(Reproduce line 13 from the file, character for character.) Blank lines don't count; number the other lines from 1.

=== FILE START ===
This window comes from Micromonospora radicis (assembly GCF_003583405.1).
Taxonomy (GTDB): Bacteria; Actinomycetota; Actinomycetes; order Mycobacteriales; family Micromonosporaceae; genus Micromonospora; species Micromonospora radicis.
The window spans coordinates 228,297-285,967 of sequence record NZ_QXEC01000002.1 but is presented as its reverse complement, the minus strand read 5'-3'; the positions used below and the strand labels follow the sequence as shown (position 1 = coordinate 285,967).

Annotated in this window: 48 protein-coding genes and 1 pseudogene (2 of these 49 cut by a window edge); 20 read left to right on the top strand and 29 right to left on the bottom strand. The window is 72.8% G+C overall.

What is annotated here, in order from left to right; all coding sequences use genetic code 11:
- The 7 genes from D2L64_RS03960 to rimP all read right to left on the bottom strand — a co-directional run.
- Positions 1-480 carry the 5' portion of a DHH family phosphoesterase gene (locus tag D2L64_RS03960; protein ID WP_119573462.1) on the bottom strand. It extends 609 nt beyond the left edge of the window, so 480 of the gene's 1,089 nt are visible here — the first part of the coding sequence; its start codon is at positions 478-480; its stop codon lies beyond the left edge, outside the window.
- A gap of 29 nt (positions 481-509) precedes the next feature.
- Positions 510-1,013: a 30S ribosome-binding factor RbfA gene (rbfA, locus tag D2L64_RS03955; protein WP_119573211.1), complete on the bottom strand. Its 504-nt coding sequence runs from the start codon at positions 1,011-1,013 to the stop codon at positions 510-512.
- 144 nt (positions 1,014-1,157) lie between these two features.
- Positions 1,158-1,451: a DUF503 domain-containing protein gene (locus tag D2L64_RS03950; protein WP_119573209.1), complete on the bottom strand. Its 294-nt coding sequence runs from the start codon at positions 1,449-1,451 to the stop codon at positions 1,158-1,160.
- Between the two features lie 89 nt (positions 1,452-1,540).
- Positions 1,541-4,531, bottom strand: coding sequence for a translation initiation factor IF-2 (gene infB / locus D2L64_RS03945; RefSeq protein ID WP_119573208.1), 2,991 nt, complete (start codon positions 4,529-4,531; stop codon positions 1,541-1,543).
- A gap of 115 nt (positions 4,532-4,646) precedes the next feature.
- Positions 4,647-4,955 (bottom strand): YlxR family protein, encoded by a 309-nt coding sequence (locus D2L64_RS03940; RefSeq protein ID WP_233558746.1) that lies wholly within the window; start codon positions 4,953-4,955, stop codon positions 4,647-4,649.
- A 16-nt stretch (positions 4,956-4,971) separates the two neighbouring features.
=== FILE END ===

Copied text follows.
- Positions 1,541-4,531, bottom strand: coding sequence for a translation initiation factor IF-2 (gene infB / locus D2L64_RS03945; RefSeq protein ID WP_119573208.1), 2,991 nt, complete (start codon positions 4,529-4,531; stop codon positions 1,541-1,543).